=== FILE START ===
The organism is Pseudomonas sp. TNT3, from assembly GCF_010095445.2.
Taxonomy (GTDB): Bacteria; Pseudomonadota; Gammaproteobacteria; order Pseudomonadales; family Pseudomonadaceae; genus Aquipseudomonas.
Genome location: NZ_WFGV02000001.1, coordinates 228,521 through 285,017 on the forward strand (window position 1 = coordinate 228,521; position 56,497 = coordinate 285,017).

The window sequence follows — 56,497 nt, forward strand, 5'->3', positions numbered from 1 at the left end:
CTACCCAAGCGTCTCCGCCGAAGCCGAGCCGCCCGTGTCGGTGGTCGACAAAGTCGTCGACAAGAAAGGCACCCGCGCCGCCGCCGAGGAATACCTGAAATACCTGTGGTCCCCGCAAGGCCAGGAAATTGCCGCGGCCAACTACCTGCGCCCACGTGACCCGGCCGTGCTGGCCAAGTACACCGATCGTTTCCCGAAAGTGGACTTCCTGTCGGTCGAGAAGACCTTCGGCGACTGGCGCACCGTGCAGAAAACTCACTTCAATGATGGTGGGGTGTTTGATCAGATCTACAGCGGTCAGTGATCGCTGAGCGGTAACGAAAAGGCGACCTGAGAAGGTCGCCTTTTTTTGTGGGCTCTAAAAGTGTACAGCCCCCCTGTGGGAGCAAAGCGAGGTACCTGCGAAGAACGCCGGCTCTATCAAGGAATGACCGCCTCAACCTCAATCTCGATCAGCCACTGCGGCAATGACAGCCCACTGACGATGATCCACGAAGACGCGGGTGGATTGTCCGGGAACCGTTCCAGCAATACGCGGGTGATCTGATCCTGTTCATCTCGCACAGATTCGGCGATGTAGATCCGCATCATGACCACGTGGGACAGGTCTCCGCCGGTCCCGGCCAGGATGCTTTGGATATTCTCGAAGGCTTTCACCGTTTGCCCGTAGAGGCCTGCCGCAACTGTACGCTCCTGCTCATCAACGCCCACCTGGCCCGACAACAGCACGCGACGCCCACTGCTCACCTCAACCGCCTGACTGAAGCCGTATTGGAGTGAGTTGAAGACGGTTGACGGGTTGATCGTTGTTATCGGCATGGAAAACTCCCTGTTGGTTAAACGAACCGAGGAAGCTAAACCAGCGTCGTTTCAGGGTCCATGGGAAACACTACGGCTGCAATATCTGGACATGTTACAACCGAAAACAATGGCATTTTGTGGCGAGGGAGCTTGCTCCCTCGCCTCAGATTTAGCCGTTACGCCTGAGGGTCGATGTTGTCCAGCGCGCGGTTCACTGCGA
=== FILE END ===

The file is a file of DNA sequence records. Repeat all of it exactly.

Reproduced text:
The organism is Pseudomonas sp. TNT3, from assembly GCF_010095445.2.
Taxonomy (GTDB): Bacteria; Pseudomonadota; Gammaproteobacteria; order Pseudomonadales; family Pseudomonadaceae; genus Aquipseudomonas.
Genome location: NZ_WFGV02000001.1, coordinates 228,521 through 285,017 on the forward strand (window position 1 = coordinate 228,521; position 56,497 = coordinate 285,017).

The window sequence follows — 56,497 nt, forward strand, 5'->3', positions numbered from 1 at the left end:
CTACCCAAGCGTCTCCGCCGAAGCCGAGCCGCCCGTGTCGGTGGTCGACAAAGTCGTCGACAAGAAAGGCACCCGCGCCGCCGCCGAGGAATACCTGAAATACCTGTGGTCCCCGCAAGGCCAGGAAATTGCCGCGGCCAACTACCTGCGCCCACGTGACCCGGCCGTGCTGGCCAAGTACACCGATCGTTTCCCGAAAGTGGACTTCCTGTCGGTCGAGAAGACCTTCGGCGACTGGCGCACCGTGCAGAAAACTCACTTCAATGATGGTGGGGTGTTTGATCAGATCTACAGCGGTCAGTGATCGCTGAGCGGTAACGAAAAGGCGACCTGAGAAGGTCGCCTTTTTTTGTGGGCTCTAAAAGTGTACAGCCCCCCTGTGGGAGCAAAGCGAGGTACCTGCGAAGAACGCCGGCTCTATCAAGGAATGACCGCCTCAACCTCAATCTCGATCAGCCACTGCGGCAATGACAGCCCACTGACGATGATCCACGAAGACGCGGGTGGATTGTCCGGGAACCGTTCCAGCAATACGCGGGTGATCTGATCCTGTTCATCTCGCACAGATTCGGCGATGTAGATCCGCATCATGACCACGTGGGACAGGTCTCCGCCGGTCCCGGCCAGGATGCTTTGGATATTCTCGAAGGCTTTCACCGTTTGCCCGTAGAGGCCTGCCGCAACTGTACGCTCCTGCTCATCAACGCCCACCTGGCCCGACAACAGCACGCGACGCCCACTGCTCACCTCAACCGCCTGACTGAAGCCGTATTGGAGTGAGTTGAAGACGGTTGACGGGTTGATCGTTGTTATCGGCATGGAAAACTCCCTGTTGGTTAAACGAACCGAGGAAGCTAAACCAGCGTCGTTTCAGGGTCCATGGGAAACACTACGGCTGCAATATCTGGACATGTTACAACCGAAAACAATGGCATTTTGTGGCGAGGGAGCTTGCTCCCTCGCCTCAGATTTAGCCGTTACGCCTGAGGGTCGATGTTGTCCAGCGCGCGGTTCACTGCGA